A fat story—antigen presentation by butyrophilin 3A1 to γδ T cells

Antigen specificity and receptor diversity are hallmarks of B and T cells. Only 1%–5% of all T cells bear a γδ T-cell receptor (TCR), and these cells have features of both innate and adaptive cells. While the antigen presentation process was long ago elucidated for αβ T cells, it has remained enigmatic for γδ T cells. In a recent study by Vavassori and co-workers,1 this major gap in knowledge was addressed and closed.

γδ T cells were first discovered in the 1980s.2 They triggered immense interest then and have done so again in recent years.3,4 There are two types of γδ T cells: those that are found in the epithelia and bear an invariant, tissue-specific γδ TCR and those that circulate in the periphery and have a diverse TCR repertoire. The former are generated exclusively within tight time windows in the fetal thymus, and the latter are generated throughout life. γδ T cells secrete inflammatory cytokines quickly after antigen contact and are pivotal in fighting bacterial infections and killing tumor cells. They are an important source of IL-17 and are thereby also involved in autoimmunity.5

Immunological competence is a vital part of the barrier function of epithelial tissues such as the skin or gut. Mouse skin harbors invariant γδ T cells in the epidermis, whereas these cells are found in the dermis in human skin.6 Apparently, human dermal γδ T cells recognize stress-inducible molecules, such as MICA/B, as well as other ligands. In mice, invariant γδ T cells play an important role in the control of inflammatory skin reactions, in wound healing and in cancer surveillance.7 A key question is whether γδ T cells play a similar stress-surveillance role in human skin and to what extent peripheral skin-homing γδ T cells participate in skin inflammation, for better or worse.

It is well established that αβ T cells recognize peptides in the context of antigen-presenting MHC-I or MHC-II molecules. The structure of the human MHC with its peptide-binding groove was resolved decades ago by the groundbreaking work of Björkman.8 However, pathogens contain typical lipids and other molecules beyond peptides, which differ from their hosts. It is not entirely surprising that such molecules are targets of the immune system. Thus, human peripheral Vγ2δ2 (also called Vγ9δ2) T cells specialize in the recognition of small bacterial or self-phosphoantigens, alkylamines, or synthetic aminobisphosphonates. Many pathogenic bacteria form pyrophosphorylated isoprenoid intermediates such as (E)-4-hydroxy-3-methylbut-2-en-1-yl diphosphate (HMBPP). Eukaryotic cells produce isopentenyl pyrophosphate (IPP) via the mevalonate pathway (Figure 1a).9 IPPs serve as the basis for the biosynthesis of steroids and cholesterols as well as the formation of lipoproteins by prenylation. Notably, their production is upregulated in situations of stress and infection.10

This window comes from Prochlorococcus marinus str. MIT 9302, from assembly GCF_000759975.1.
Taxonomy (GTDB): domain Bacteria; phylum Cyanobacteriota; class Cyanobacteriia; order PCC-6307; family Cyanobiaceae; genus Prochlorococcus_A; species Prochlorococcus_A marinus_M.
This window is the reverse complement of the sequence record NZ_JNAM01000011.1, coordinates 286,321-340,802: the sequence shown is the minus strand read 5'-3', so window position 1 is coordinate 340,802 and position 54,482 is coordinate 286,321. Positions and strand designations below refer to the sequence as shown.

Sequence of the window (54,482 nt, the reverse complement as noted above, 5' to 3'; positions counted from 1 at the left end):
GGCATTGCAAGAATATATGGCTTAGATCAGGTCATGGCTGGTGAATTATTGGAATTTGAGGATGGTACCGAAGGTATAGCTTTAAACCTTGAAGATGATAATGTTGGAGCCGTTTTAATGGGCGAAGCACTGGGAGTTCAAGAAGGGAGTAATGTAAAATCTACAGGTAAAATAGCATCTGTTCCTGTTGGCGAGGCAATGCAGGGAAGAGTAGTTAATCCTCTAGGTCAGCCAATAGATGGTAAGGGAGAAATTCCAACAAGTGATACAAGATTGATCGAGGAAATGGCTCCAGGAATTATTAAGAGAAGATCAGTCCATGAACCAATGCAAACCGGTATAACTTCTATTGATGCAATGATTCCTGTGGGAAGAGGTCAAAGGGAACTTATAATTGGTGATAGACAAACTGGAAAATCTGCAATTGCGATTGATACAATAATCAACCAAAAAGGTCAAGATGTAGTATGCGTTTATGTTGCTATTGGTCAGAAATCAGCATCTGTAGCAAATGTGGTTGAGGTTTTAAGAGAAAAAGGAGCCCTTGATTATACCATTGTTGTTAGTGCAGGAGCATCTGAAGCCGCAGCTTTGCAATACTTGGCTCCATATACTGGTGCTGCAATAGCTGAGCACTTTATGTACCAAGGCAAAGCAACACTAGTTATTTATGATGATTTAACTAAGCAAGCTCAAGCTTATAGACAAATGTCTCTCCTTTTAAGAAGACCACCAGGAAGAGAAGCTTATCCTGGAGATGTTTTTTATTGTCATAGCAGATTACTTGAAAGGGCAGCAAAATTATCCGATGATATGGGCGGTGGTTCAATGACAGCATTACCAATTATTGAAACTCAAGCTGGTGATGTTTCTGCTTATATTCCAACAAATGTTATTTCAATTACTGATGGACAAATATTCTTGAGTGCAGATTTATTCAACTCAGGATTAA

Figure 1

(a) Prenyl derivatives are formed through different metabolic pathways in both eukaryotes and bacteria. The mevalonate pathway is upregulated by infection and cellular stress. Shown are two molecules known to stimulate γδ T cells. (b) IPP and HMBPP are presented in the shallow groove of cell-bound butyrophilin 3A1, and the complex is recognized by distinct γδ T-cell receptors, leading to their activation. HMBPP, (E)-4-hydroxy-3-methylbut-2-en-1-yl diphosphate; IPP, isopentenyl pyrophosphate.

Both HMBPP and IPP are potent stimulators of human γδ T cells, particularly Vγ2δ2/Vγ9δ2. Preferential stimulation by a common microbial isoprenoid metabolite allows responses to a broad array of pathogens through this pathway.11,12

It has long been known that γδ T cells are not MHC restricted and that they can recognize non-peptide antigens, but it remained unclear whether they bind antigen in a manner similar to αβ T cells. It was unknown whether they required an antigen-presenting molecule, and if so, the type of molecule was also unknown. The study by Vavassori et al.,1 recently published in Nature Immunology, identifies butyrophilin 3A1 as the cell surface-bound antigen-presenting molecule for prenyl derivatives to Vγ9δ2 T cells. Vγ9δ2 T cells are a distinct subset of blood γδ T cells that quickly home into perturbed human skin, e.g., into inflamed psoriatic lesions.13 Vγ9δ2 cells are also found in a variety of skin diseases such as cutaneous leishmaniasis.14 Evidence for a role of butyrophilin 3A1 (CD277) had already been provided from studies using an anti-BTN3A1 antibody to stimulate Vγ2δ2 cells.15,16 The elegant study by Vavassori et al. proceeds to prove this beyond doubt, and moreover, it shows the crystal structure and binding details of prenyls in the BTN3A1 molecule. Butyrophilins, which were originally discovered as a cow's milk protein responsible for fat transport, are now recognized as type 1 membrane proteins and members of the immunoglobulin superfamily. They share structural similarities with B7 costimulatory molecules. To date, 13 genes in the human genome have been identified as BTN genes, and in the mouse, 11 BTN genes are known.